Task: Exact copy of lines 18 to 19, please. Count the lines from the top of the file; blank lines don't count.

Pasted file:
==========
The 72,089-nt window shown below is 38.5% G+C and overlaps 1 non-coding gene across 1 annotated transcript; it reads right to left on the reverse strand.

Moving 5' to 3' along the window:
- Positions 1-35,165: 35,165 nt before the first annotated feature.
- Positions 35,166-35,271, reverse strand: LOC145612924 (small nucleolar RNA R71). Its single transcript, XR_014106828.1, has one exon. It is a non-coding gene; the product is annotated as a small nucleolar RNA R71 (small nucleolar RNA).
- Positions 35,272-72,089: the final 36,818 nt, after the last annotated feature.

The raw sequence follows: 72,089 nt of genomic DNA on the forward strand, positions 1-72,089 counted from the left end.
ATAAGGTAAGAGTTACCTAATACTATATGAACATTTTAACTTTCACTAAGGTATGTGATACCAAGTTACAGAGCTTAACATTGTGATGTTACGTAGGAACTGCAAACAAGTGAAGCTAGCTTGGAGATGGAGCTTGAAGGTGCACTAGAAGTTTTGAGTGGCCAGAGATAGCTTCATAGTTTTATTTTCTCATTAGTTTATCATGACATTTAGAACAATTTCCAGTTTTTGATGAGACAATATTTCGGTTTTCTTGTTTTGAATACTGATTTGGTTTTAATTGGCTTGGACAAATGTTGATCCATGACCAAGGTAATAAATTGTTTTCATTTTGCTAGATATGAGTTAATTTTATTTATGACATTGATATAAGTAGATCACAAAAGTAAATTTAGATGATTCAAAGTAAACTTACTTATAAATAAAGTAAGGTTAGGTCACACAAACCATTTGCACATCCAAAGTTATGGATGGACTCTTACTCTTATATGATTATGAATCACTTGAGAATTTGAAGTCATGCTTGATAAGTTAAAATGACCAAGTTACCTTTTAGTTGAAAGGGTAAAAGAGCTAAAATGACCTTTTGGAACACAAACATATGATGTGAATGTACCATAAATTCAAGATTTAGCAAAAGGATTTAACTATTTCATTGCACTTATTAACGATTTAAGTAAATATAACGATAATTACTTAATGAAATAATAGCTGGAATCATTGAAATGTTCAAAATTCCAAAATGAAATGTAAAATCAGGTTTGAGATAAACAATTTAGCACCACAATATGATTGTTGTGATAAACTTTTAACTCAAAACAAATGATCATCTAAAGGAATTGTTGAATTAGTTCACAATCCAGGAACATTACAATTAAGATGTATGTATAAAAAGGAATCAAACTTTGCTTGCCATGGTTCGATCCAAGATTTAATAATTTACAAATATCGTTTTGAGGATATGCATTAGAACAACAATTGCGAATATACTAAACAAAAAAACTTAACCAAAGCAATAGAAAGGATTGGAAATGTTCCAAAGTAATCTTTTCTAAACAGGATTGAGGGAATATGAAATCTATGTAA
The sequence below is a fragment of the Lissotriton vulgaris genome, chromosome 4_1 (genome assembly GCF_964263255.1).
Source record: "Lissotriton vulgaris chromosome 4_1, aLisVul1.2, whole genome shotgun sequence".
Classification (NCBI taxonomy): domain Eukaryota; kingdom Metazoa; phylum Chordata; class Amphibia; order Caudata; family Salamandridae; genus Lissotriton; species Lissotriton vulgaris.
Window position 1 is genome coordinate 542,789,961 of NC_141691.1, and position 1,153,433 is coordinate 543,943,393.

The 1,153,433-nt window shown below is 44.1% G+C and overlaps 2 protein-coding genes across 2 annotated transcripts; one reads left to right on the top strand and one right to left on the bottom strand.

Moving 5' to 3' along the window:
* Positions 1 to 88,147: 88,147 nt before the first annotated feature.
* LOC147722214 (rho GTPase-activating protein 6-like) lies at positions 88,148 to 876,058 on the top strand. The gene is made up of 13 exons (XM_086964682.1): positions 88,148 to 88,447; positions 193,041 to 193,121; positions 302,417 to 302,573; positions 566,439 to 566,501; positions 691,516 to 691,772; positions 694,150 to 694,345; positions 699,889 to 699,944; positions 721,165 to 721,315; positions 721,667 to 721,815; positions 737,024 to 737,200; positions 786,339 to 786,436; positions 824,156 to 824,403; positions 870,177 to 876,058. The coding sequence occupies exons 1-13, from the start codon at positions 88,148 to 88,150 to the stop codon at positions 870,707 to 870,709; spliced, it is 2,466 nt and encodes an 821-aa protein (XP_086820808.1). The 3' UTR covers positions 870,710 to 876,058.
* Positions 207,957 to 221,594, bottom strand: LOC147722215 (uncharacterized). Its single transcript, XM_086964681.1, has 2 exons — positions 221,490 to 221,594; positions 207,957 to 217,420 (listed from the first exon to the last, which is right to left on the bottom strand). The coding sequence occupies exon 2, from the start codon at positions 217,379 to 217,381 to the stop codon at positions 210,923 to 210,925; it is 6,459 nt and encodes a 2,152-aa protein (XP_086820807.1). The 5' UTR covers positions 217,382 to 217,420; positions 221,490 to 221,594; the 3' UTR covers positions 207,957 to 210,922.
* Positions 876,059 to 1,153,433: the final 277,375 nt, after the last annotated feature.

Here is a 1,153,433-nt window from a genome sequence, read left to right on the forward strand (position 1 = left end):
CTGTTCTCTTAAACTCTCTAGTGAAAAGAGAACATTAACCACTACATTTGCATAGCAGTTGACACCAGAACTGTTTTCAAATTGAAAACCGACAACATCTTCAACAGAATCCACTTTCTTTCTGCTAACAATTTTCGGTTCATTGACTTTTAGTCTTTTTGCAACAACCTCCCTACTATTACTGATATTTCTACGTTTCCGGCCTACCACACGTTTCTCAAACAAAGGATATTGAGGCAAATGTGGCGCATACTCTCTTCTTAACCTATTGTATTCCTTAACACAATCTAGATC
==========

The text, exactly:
Here is a 1,153,433-nt window from a genome sequence, read left to right on the forward strand (position 1 = left end):
CTGTTCTCTTAAACTCTCTAGTGAAAAGAGAACATTAACCACTACATTTGCATAGCAGTTGACACCAGAACTGTTTTCAAATTGAAAACCGACAACATCTTCAACAGAATCCACTTTCTTTCTGCTAACAATTTTCGGTTCATTGACTTTTAGTCTTTTTGCAACAACCTCCCTACTATTACTGATATTTCTACGTTTCCGGCCTACCACACGTTTCTCAAACAAAGGATATTGAGGCAAATGTGGCGCATACTCTCTTCTTAACCTATTGTATTCCTTAACACAATCTAGATC